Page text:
The Bases Are Loaded – Fences Review

Directed By: Denzel Washington

Written By: August Wilson

Starring: Denzel Washington, Viola Davis, Stephen McKinley Henderson, Jovan Adepo, Russell Hornsby, Mykelti Williamson, Saniyya Sidney

Released: December 25, 2015

Hollywood is on an adaptation binge, transcribing the already-established written word into cinematography. Perhaps attributed to the recent success of John Green’s novels and The Hunger Games series — as well as, of course, Harry Potter and the myriad book-to-film adaptations that preceded — Hollywood has decided to peruse the literary space for inspiration for films. Of all the containers of literature to poke around in, plays can oftentimes be the most difficult for the director to capture: illustrating the raw emotion of a play (sans the literal stage direction) can make a film feel clunky and obtuse. There have been some successes, most notably James Foley’s Glengarry Glen Ross — a 1992 drama adaption of David Mamet’s play of the same name — and Tony Kushner’s ’90s drama Angels In America, but most other adaptations fail to capture the essence that makes a play so alluring, turning a captivating experiencing into an absolute snore fest. Denzel Washington captures that grit, that raw emotion of a play perfectly in his rendition of August Wilson’s Fences, even if the film still feels like a play.

“Lookit here, Bono, I love this woman.”

Washington doesn’t man films too often: Aside from directing and starring in Fences, he’s directed 2002’s drama Antwone Fisher and 2007’s drama The Great Debaters, both of which have received generally favorable reviews, professing Washington as not only an apt actor but an apt director as well. His eye for dramatic positioning and poising actors to be their best selves in Fences is both enthralling and wonderfully chaotic. Regardless of the scene, Washington’s deftness with a camera and theatrics shines exquisitely throughout the entirety of the film, even if the whole of the film really takes place in one or two locales. (You can see the essence of the play bursting at the seams in these moments.) Even still, the cinematography accentuates the emotion the script so begs for, pulling you ever closer to Wilson’s world.

The film creates an atmosphere that oscillates from inviting to terrifying within seconds.

Denzel Washington and Viola Davis are clearly the stars, extending their talents as far as possible, looking to clutch the probable Oscar nominations. Never mind the hopeful award show recognition, the acting in Fences is superb. Washington uses Wilson’s play to construct a believable family filled with drama that realistically ebbs and flows, twists and turns; the emotion is palpable, tangible, pervasive. Davis and Washington play the mother and father of this family and their relationship is plausible, genuine. There is an air of erratic tension, ardent adoration, and gripping heartbreak between the two of them and their on-screen chemistry is excellent. The other actors aren’t as pronounced as Washington and Davis’ boisterousness, but their subtly strengthens the grandiosity of the two main stars; the side actors’ interactions with the two mains are engrossing and emotionally heart wrenching. The rapport between Washington and Stephen McKinley Henderson (Jim Bono) is heartwarming and offers respite, but even this relationship stands on the precipice of collapse as the film goes on. Fences is damn powerful as a play, and the film manages to exert that same power with such gusto, such adroitness the impact is palpable.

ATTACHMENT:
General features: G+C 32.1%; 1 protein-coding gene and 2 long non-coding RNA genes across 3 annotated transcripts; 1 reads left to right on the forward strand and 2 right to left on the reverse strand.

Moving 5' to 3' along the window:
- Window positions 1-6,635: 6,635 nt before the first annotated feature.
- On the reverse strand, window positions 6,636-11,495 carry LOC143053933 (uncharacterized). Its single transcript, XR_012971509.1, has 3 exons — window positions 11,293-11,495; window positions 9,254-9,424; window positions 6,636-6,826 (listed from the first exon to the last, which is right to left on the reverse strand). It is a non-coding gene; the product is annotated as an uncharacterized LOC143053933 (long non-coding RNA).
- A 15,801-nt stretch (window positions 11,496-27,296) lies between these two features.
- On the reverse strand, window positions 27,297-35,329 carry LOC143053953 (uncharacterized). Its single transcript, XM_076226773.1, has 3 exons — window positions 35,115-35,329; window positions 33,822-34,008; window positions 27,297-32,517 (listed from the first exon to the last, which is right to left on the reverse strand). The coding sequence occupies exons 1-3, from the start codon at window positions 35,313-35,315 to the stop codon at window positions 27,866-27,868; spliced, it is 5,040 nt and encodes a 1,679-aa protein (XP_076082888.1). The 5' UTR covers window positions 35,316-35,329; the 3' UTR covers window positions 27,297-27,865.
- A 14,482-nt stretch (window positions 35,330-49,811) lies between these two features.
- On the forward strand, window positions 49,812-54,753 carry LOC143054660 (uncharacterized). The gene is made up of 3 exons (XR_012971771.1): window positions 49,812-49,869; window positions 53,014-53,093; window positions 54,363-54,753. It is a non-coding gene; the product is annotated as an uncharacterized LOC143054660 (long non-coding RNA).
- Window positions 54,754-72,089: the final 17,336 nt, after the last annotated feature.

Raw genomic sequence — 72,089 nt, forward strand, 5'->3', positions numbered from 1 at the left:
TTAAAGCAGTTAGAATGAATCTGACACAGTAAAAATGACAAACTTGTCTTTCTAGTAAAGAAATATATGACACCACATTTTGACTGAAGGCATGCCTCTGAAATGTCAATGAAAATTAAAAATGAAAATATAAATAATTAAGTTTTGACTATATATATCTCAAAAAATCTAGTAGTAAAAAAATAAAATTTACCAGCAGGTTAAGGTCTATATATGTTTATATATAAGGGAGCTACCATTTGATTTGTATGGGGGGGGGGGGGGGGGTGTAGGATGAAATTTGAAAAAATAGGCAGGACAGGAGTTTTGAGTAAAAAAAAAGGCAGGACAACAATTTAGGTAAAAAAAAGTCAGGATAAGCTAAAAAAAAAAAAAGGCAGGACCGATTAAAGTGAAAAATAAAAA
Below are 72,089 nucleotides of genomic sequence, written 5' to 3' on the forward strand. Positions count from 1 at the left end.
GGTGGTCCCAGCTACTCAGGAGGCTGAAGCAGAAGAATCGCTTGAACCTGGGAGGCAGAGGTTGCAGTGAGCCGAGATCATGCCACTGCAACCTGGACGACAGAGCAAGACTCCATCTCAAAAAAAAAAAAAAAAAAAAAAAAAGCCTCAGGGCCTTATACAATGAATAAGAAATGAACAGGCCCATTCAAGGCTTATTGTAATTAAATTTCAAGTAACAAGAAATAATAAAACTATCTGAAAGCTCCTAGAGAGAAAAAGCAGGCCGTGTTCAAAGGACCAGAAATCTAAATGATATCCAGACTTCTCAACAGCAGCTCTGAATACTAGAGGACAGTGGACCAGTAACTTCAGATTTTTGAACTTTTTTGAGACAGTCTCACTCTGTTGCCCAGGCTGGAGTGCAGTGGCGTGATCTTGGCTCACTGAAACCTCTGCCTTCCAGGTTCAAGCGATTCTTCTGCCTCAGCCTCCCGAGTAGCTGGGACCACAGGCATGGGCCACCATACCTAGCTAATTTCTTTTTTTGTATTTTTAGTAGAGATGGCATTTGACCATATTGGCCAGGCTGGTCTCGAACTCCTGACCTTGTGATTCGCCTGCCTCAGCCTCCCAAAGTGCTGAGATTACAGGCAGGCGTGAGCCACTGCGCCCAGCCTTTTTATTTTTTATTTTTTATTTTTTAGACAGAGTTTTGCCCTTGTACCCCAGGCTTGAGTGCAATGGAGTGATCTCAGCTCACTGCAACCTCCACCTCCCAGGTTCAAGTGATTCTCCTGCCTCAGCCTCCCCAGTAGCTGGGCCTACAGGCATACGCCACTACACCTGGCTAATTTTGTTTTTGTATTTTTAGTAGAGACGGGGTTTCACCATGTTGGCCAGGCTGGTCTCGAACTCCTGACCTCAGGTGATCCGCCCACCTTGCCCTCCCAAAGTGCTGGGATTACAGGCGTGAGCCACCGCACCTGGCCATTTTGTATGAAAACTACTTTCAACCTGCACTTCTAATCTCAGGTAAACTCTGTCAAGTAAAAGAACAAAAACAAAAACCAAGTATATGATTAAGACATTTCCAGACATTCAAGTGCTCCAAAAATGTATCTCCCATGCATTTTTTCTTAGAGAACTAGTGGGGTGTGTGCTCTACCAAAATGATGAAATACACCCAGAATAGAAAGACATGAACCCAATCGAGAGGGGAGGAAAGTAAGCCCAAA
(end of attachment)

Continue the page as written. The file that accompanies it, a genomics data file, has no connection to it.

“I told you this negro only comes around on payday.”

The film follows Troy Maxson (Denzel Washington), a waste collector and father of two — Cory (Jovan Adepo) and Lyons Maxson (Russell Hornsby) — living with his wife, Rose (Viola Davis). It’s 1950’s Pittsburgh and Troy is fervently entrenched in the belief that racial discrimination barred him from his chance at hitting the home run in the major leagues. Crippled by his age, a bout with illness dubbed the Grim Reaper, and his blatant alcoholism, Troy — growing ever delusional in his old age, stuck in perpetual baseball mode, pushing well into his fifties — is exasperated with his stagnation and looks to alleviate his frustrations. Narratively, Fences isn’t aberrant or complex; the plot is rather simple in terms of its premise. It’s the skill of the actors and the brilliance in the writing that carries the film. The moments where characters are yelling, the moments where characters are pensive, the moments where characters are telling stories all create an atmosphere that oscillates from inviting to terrifying within seconds.

More than just that, however, are the themes of the play that are the most compelling. The family’s relationship physically represented in the fences Troy and Rose incessantly talk about is both beautiful and devastating. The only real quibble with the film is the very last moment that inches toward celestial/quasi-religious territory that doesn’t align with the overall themes and sort of disrupts the pace of the film.

“I gave you the lint in my pocket, my blood and sweat — no tears, I ran out of those — and you’re worried about me liking you?”

Nevertheless, Washington crafts a beautifully destructive film about a father both disappointed in himself and afraid of his child becoming better than him, and a mother who’s given up everything for her family. Centering on the plight of this family, with accents of ethnic struggle to enhance the turmoil, Fences illustrates that no family is perfect, regardless of how relationships may seem at face value.